JAMMU and Kashmir Waqf Board has banned the Dastaar Bandi (turban-tying) of politicians at mosques and shrines across the union territory. It has called for “any violation shall immediately be brought to the notice of the Central Office for legal action in the matter.” Only the ‘Dastaar Bandi’ of people for religious achievements will be allowed with prior permission from the board. This is a move that shall be welcomed by a large number of people in the UT. As rightly pointed out by the Waqf Board, “the leaders continue to be invited to the shrines and their Dastaar Bandi is carried out on the basis of party affiliations to promote political agenda at sacred religious places.” This practice detracts from the sacredness of these places and it is good that the government has taken a firm step to do away it.
Earlier, the board had banned the collection of donations by trustees at shrines and mosques run by it. It termed the collection by trustees, locally known as Muttawali, as an “unethical practice.” The Board said it took the step after complaints from people about purported corruption. The system of collecting donations from the devotees goes back centuries, so its ban was criticized by some quarters.
That said, there has been much that has not been alright with some traditions at our sacred shrines which are an inextricable part of our spiritual and cultural identity. The money that is collected as donations at religious places should be used for not only the upkeep of these places but also for investing in the larger public good. And that has hardly ever happened in the Valley. Fewer individuals have generally cornered money. So, the system was in need of a long overdue overhaul and reform. Crores of rupees are annually collected as donations at the shrines and mosques and this money can be used to build charities or educational institutions. It is time that the public money is used for public good, not to line the pockets of a few.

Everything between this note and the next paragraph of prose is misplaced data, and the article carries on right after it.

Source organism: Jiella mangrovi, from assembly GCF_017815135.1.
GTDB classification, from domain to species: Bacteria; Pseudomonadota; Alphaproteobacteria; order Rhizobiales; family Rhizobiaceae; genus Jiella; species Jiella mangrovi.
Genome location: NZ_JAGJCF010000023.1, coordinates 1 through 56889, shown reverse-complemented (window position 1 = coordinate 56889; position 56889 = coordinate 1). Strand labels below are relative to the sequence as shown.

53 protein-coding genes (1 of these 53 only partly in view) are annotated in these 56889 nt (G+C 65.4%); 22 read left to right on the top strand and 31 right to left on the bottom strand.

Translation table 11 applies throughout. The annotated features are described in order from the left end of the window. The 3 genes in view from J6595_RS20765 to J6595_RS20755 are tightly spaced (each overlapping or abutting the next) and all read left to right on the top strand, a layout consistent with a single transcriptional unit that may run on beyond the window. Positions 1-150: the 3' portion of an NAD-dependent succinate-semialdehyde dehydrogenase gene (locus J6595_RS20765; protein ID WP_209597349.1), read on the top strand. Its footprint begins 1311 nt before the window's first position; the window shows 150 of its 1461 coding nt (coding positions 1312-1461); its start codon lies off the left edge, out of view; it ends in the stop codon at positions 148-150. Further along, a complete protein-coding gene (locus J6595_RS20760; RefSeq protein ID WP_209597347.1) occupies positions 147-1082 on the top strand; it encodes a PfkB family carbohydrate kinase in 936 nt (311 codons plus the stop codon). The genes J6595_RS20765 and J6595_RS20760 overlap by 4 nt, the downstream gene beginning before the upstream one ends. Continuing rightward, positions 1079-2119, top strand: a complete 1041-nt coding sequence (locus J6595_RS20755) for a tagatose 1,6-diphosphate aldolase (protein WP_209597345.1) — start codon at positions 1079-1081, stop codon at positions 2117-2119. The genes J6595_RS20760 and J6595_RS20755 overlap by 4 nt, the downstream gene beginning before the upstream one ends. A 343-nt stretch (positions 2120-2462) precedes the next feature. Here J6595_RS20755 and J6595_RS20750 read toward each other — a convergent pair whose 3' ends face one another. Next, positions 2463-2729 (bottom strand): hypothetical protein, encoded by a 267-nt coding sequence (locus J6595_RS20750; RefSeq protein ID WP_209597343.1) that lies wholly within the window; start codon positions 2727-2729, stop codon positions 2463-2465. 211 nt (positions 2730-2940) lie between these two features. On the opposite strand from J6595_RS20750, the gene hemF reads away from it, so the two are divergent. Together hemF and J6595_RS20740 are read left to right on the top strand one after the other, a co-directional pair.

Similarly, it was never a good practice to use the sacred sites of shrines for the aggrandizement of politicians, who used it to further their political agenda than to advance a spiritual cause. The Waqf has done well to ban the practice. At the same time also, religion is a very sensitive issue and touches deeply the lives of people. While the Waqf rightly takes steps to reform some unscrupulous aspects of the management of shrines and mosques, it should do so by ensuring it doesn’t hurt the sentiments of the faithful.
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